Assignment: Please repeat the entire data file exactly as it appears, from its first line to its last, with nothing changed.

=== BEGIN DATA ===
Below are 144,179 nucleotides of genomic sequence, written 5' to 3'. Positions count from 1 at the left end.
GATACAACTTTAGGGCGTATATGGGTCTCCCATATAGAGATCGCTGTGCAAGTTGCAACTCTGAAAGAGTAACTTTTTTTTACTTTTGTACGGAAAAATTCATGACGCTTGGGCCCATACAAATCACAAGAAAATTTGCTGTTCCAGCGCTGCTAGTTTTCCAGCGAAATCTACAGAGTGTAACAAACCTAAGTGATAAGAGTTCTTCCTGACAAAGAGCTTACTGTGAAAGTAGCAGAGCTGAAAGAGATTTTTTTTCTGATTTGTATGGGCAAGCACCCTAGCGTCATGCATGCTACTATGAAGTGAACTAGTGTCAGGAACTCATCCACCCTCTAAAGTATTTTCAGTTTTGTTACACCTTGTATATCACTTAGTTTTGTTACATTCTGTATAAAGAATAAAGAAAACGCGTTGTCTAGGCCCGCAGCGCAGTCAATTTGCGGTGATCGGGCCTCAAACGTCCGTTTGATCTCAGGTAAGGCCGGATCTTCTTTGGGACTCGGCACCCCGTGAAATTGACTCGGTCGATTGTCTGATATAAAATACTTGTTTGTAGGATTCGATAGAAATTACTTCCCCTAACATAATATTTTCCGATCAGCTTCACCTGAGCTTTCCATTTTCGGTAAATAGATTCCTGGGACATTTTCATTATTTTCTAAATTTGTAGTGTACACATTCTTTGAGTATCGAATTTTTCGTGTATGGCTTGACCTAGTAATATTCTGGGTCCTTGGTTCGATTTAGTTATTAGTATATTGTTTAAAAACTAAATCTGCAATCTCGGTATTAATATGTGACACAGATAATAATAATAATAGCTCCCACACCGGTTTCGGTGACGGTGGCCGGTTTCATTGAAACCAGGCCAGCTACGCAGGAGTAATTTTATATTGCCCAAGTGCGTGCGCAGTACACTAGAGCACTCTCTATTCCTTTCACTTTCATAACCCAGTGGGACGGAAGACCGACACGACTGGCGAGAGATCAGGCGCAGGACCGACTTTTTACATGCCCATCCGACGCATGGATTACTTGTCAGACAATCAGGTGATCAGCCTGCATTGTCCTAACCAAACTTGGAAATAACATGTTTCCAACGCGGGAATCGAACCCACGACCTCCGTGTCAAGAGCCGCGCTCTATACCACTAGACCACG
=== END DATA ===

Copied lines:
Below are 144,179 nucleotides of genomic sequence, written 5' to 3'. Positions count from 1 at the left end.
GATACAACTTTAGGGCGTATATGGGTCTCCCATATAGAGATCGCTGTGCAAGTTGCAACTCTGAAAGAGTAACTTTTTTTTACTTTTGTACGGAAAAATTCATGACGCTTGGGCCCATACAAATCACAAGAAAATTTGCTGTTCCAGCGCTGCTAGTTTTCCAGCGAAATCTACAGAGTGTAACAAACCTAAGTGATAAGAGTTCTTCCTGACAAAGAGCTTACTGTGAAAGTAGCAGAGCTGAAAGAGATTTTTTTTCTGATTTGTATGGGCAAGCACCCTAGCGTCATGCATGCTACTATGAAGTGAACTAGTGTCAGGAACTCATCCACCCTCTAAAGTATTTTCAGTTTTGTTACACCTTGTATATCACTTAGTTTTGTTACATTCTGTATAAAGAATAAAGAAAACGCGTTGTCTAGGCCCGCAGCGCAGTCAATTTGCGGTGATCGGGCCTCAAACGTCCGTTTGATCTCAGGTAAGGCCGGATCTTCTTTGGGACTCGGCACCCCGTGAAATTGACTCGGTCGATTGTCTGATATAAAATACTTGTTTGTAGGATTCGATAGAAATTACTTCCCCTAACATAATATTTTCCGATCAGCTTCACCTGAGCTTTCCATTTTCGGTAAATAGATTCCTGGGACATTTTCATTATTTTCTAAATTTGTAGTGTACACATTCTTTGAGTATCGAATTTTTCGTGTATGGCTTGACCTAGTAATATTCTGGGTCCTTGGTTCGATTTAGTTATTAGTATATTGTTTAAAAACTAAATCTGCAATCTCGGTATTAATATGTGACACAGATAATAATAATAATAGCTCCCACACCGGTTTCGGTGACGGTGGCCGGTTTCATTGAAACCAGGCCAGCTACGCAGGAGTAATTTTATATTGCCCAAGTGCGTGCGCAGTACACTAGAGCACTCTCTATTCCTTTCACTTTCATAACCCAGTGGGACGGAAGACCGACACGACTGGCGAGAGATCAGGCGCAGGACCGACTTTTTACATGCCCATCCGACGCATGGATTACTTGTCAGACAATCAGGTGATCAGCCTGCATTGTCCTAACCAAACTTGGAAATAACATGTTTCCAACGCGGGAATCGAACCCACGACCTCCGTGTCAAGAGCCGCGCTCTATACCACTAGACCACG